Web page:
Has trucking finally found the automated holy grail?

January 7, 2022

John Bendel


At least two new truckload companies claim they’re close and getting closer to the automated holy grail.

One is a new company named Variant that operates within a familiar, older one – U.S. Xpress. The other is an Austin, Texas, startup named AI Fleet. It’s safe to assume that AI in this case stands for artificial intelligence, an important factor in the development of both companies.

Both claim they’re super-duper driver-friendly, offering more frequent home time, fewer delays, more miles, and everything but free ice cream. Both claim their technology automates the process of accepting and dispatching loads. The machine finds, negotiates, and selects just the right loads to maximize paid miles and minimize delays at stops. It also updates constantly, adjusting for weather, traffic, delays, and all the unpredictable things that plague trucking. Drivers are dispatched entirely by algorithms that consider their on-duty availability, scheduled home time, and more. Artificial intelligence, or machine learning, improves the technology with experience. At least that’s what they claim.

AI Fleet boasted to CCJ Digital that no driver has left for another carrier since they started operations in April 2021. They do concede, though, it’s bound to happen someday. AI has 35 or so drivers, a third of whom are women, according to Forbes. The company guarantees a minimum annual salary of $67,600 and home time every week. Running on investment money, AI Fleet has a long way to go before it hits the big time and we learn if drivers really love them or not.

Variant is bigger and has been operating a little longer. It also has a big head start with loads from its parent company, U.S. Xpress.

Variant claims to have 1,500 drivers as it grows within the U.S. Xpress organization. Its recruiting splash page says it is “putting drivers back in the driver’s seat” – a bit of a headscratcher even when you know what they’re trying to say.

With growth in mind, Variant has come up with a twist on traditional driver recruiting. Variant encourages current drivers to recruit new ones. A Variant driver who brings another driver to the fleet receives 2 cents for every mile that recruit drives. A recruiting driver is called an “ambassador.” He or she and the driver(s) they recruit are called a “squad.” When another “squad” member recruits a driver and starts collecting their 2 cents per mile, the original ambassador will receive half-a-cent for each mile driven by that new recruit. The system currently goes down four levels, and there is no time limit on the mileage dividends, according to Variant’s Brad Carmony.

True, it resembles a direct-sales or even a pyramid scheme, but it is neither. Drivers do not put in money. Money comes to them, and Carmony said one driver’s cents-per-mile dividend does not come out of another driver’s pay. It is paid by the company. Still, Variant’s mileage pyramid idea is less about making life better for drivers than it is about recruiting more of them. Maybe they should all be wearing military stripes, medals, and shoulder epaulets.

Curiously, AI Fleet and Variant have more in common than automation of the trucking business.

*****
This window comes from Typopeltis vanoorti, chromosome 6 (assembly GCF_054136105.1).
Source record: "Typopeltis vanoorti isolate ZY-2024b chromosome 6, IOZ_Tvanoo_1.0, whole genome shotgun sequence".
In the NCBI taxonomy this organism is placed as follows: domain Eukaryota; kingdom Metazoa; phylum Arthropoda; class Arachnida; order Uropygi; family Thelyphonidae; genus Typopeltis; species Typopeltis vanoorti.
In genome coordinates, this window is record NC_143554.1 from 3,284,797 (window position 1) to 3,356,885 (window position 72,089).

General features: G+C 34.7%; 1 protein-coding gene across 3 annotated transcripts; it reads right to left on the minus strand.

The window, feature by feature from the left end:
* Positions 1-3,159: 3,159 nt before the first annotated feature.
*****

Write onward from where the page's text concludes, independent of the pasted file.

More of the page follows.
According to his LinkedIn profile, AI Fleet’s CEO Marc El Khoury worked for U.S. Xpress with the title chief strategy officer for “less than a year” in 2019. U.S. Xpress launched Variant in June of 2019. I doubt that’s a coincidence. It’s also interesting to note that in December 2021 U.S. Express suddenly fired Cameron Ramsdell, then president of the Variant operation along with other responsibilities at the company. No explanation was given, though U.S. Xpress did reaffirm its commitment to Variant. That may very well be just a coincidence.

In any case, Variant and now AI Fleet may be the beginning of a new era, something big trucking has dreamed of from the day the first carrier met its first computer.

In those days during the 1960s, programmers sat in trucking company departments for months on end. They would trace, note, and analyze every step and decision – no matter how small – in every business process a department handled. Then they would attempt to convert that minutely detailed knowledge into code for the big mainframe computer housed in its own temperature-controlled room. More than one big carrier nearly failed after a newly programmed computer seized up billing and checks stopped coming in.

Big trucking survived those early days and devoted more and more resources to the machines that would eventually replace virtual armies of clerks who once typed out bills of lading, manifests, freight bills, statements, and much more.

But the core business of finding, booking, routing, and dispatching freight seemed immune from automation. There were simply too many constantly moving parts for programmers to program and computers to compute. Automating all that stuff would take decades and super computers far beyond the resources of even the most prosperous trucking company. It was trucking’s holy grail.

Well, maybe someone has finally found it, or at least a piece of it. If U.S. Xpress hasn’t been the most technologically innovative carrier around, they have certainly been among the most likely to publicize their accomplishments. I’m surprised there hasn’t been a lot more noise about Variant. Of course, AI Fleet has no history.

It will be interesting to see how this plays out and whether these two automated carriers are in fact the first of a new technology wave. LL

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John Bendel is Land Line’s contributing editor-at-large. A former trucker, former editor at National Lampoon and two trucking magazines, John is an author, photographer, and freelancer. His work has appeared in the New York Times, The Washington Post, and many U.S. newspapers.